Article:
As Bosnia and Herzegovina (BiH) prepared to go to the polls on Oct. 12, seven prominent civil society organizations from across the country coalesced under the banner of “Pod Lupom – Koalicija za slobodne i postene izbore” (Under the Magnifying Glass – Coalition for Free and Fair Elections) – to mobilize broad-based citizen oversight of the election process.
In fewer than five months, Pod Lupom undertook the most comprehensive and technically proficient election observation ever conducted in BiH, with NDI assistance.
“Data from the field indicate that citizens are familiar with our work, they support it, and are especially pleased that there is an organization that is dealing with the elections in a nonpartisan and independent manner,” said Dzenana Aladuz, a member of Pod Lupom’s steering committee. “This is particularly encouraging because it is coming from small and neglected communities in Bosnia-Herzegovina.”
October’s general elections took place against the backdrop of rampant corruption, stalled reforms and the legacy of inter-ethnic conflict that ravaged the country two decades ago.
Citizens had the opportunity to express their frustrations through the ballot box, deciding races for executive positions and legislative bodies at both national and regional levels. Pop Lupom conducted a parallel vote tabulation -- a citizen observation methodology used to independently verify election results -- to address concerns regarding potential electoral fraud.
Pop Lupom used sample-based observation (SBO), the first time in the country’s history that this statistically valid approach to election monitoring has been used. With the SBO methodology, observers are deployed to a smaller but nationally representative number of polling stations. By establishing a representative sample, citizen observers are able to draw nationwide data on the election process, from the opening of polling stations to voting practices, the closing of stations and ballot tabulation.
Pod Lupom deployed 3,000 observers across the country, compared to 779 observers during the 2010 general elections. The observers were sent to more than 1,400 polling stations and 142 municipal election commissions on election day, along with additional mobile teams traveling to monitor particularly critical stations. Ultimately, 33 percent of all polling stations were covered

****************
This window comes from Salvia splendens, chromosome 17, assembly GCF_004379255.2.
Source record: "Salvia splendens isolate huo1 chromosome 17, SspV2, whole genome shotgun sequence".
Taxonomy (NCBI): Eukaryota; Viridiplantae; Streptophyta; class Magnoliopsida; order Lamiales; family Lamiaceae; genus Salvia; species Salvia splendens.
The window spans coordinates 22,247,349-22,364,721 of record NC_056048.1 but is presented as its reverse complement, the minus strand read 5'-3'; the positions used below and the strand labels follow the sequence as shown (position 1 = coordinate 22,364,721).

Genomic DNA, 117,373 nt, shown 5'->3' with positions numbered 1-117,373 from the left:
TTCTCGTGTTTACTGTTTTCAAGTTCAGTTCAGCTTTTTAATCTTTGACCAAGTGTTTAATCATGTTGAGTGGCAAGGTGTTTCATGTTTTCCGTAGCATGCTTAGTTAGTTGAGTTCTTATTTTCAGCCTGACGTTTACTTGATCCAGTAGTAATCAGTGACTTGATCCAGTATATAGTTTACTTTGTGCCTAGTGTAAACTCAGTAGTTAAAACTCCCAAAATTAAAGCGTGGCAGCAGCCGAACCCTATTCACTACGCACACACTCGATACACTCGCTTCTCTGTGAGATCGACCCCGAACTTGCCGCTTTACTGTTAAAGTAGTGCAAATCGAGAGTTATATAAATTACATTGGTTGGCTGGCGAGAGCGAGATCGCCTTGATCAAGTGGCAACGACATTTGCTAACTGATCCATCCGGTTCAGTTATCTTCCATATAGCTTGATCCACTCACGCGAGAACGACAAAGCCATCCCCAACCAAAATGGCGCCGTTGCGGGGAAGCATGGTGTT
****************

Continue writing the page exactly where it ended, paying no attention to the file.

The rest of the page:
Based on its observation, Pod Lupom assessed election day as having taken place in a democratic and fair atmosphere with few irregularities and incidents.
Pop Lupom’s brand of multi-ethnic, nonpartisan activism is critical in Bosnia-Herzegovina’s divided political landscape. The country’s bid to join the European Union has been stalled because of the unwillingness of politicians to agree to reforms of the fractious political system.
Public frustration erupted in February, when thousands of people demonstrated against government inaction, unemployment and corruption. The government’s poor response to May’s devastating floods– which displaced thousands of citizens, destroying property and key infrastructure – compounded the public’s disenchantment with the political establishment. NDI public opinion research this summer revealed that more than 90 percent of citizens feel that the country is heading in the wrong direction. Overwhelming majorities give government low performance marks.
Pod Lupom has shown that citizens are invested in BiH’s democracy, offering a positive model for civic activism, cooperation and oversight. The coalition includes: the Center for Civic Cooperation (CGS), the Center for Civic Initiatives (CCI), DON Prijedor, the Forum of Tuzla Citizens (FGT), Infohouse, Perpetuum Mobile, and the Youth Information Agency (OIA).
NDI supported Pod Lupom as part of a broad-based portfolio of democracy programming. NDI assistance to the coalition was supported with funding from the United States Agency for International Development, the Norwegian Ministry
Published on: Oct. 27, 2014.